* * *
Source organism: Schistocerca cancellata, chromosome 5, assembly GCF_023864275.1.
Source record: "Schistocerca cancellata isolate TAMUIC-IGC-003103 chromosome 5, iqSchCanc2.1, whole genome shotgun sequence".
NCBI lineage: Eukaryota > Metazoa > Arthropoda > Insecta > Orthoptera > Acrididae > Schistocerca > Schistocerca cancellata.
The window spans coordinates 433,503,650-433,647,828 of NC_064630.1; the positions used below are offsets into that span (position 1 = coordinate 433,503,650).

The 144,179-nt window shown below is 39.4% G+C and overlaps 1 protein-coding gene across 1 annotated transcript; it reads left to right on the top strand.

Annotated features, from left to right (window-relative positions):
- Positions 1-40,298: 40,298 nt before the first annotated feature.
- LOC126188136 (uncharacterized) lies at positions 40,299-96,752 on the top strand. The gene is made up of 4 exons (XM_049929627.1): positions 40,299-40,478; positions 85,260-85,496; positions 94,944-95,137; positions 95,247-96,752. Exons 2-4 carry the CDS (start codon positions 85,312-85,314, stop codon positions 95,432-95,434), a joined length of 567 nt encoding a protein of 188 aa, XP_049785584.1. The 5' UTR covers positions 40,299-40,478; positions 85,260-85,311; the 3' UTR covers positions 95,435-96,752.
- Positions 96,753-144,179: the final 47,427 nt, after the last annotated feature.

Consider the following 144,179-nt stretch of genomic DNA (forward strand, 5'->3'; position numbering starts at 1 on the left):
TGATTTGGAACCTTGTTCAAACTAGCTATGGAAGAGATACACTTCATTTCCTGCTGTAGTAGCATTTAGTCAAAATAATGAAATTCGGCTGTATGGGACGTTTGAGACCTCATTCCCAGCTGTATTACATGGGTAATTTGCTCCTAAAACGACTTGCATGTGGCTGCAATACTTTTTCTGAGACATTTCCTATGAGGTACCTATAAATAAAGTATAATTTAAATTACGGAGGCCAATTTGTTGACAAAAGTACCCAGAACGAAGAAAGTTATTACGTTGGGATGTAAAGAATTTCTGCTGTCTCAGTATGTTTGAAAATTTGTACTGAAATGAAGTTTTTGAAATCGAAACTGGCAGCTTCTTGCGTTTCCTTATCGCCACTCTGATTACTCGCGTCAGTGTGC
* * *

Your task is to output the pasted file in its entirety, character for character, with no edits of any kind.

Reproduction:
Source organism: Schistocerca cancellata, chromosome 5, assembly GCF_023864275.1.
Source record: "Schistocerca cancellata isolate TAMUIC-IGC-003103 chromosome 5, iqSchCanc2.1, whole genome shotgun sequence".
NCBI lineage: Eukaryota > Metazoa > Arthropoda > Insecta > Orthoptera > Acrididae > Schistocerca > Schistocerca cancellata.
The window spans coordinates 433,503,650-433,647,828 of NC_064630.1; the positions used below are offsets into that span (position 1 = coordinate 433,503,650).

The 144,179-nt window shown below is 39.4% G+C and overlaps 1 protein-coding gene across 1 annotated transcript; it reads left to right on the top strand.

Annotated features, from left to right (window-relative positions):
- Positions 1-40,298: 40,298 nt before the first annotated feature.
- LOC126188136 (uncharacterized) lies at positions 40,299-96,752 on the top strand. The gene is made up of 4 exons (XM_049929627.1): positions 40,299-40,478; positions 85,260-85,496; positions 94,944-95,137; positions 95,247-96,752. Exons 2-4 carry the CDS (start codon positions 85,312-85,314, stop codon positions 95,432-95,434), a joined length of 567 nt encoding a protein of 188 aa, XP_049785584.1. The 5' UTR covers positions 40,299-40,478; positions 85,260-85,311; the 3' UTR covers positions 95,435-96,752.
- Positions 96,753-144,179: the final 47,427 nt, after the last annotated feature.

Consider the following 144,179-nt stretch of genomic DNA (forward strand, 5'->3'; position numbering starts at 1 on the left):
TGATTTGGAACCTTGTTCAAACTAGCTATGGAAGAGATACACTTCATTTCCTGCTGTAGTAGCATTTAGTCAAAATAATGAAATTCGGCTGTATGGGACGTTTGAGACCTCATTCCCAGCTGTATTACATGGGTAATTTGCTCCTAAAACGACTTGCATGTGGCTGCAATACTTTTTCTGAGACATTTCCTATGAGGTACCTATAAATAAAGTATAATTTAAATTACGGAGGCCAATTTGTTGACAAAAGTACCCAGAACGAAGAAAGTTATTACGTTGGGATGTAAAGAATTTCTGCTGTCTCAGTATGTTTGAAAATTTGTACTGAAATGAAGTTTTTGAAATCGAAACTGGCAGCTTCTTGCGTTTCCTTATCGCCACTCTGATTACTCGCGTCAGTGTGC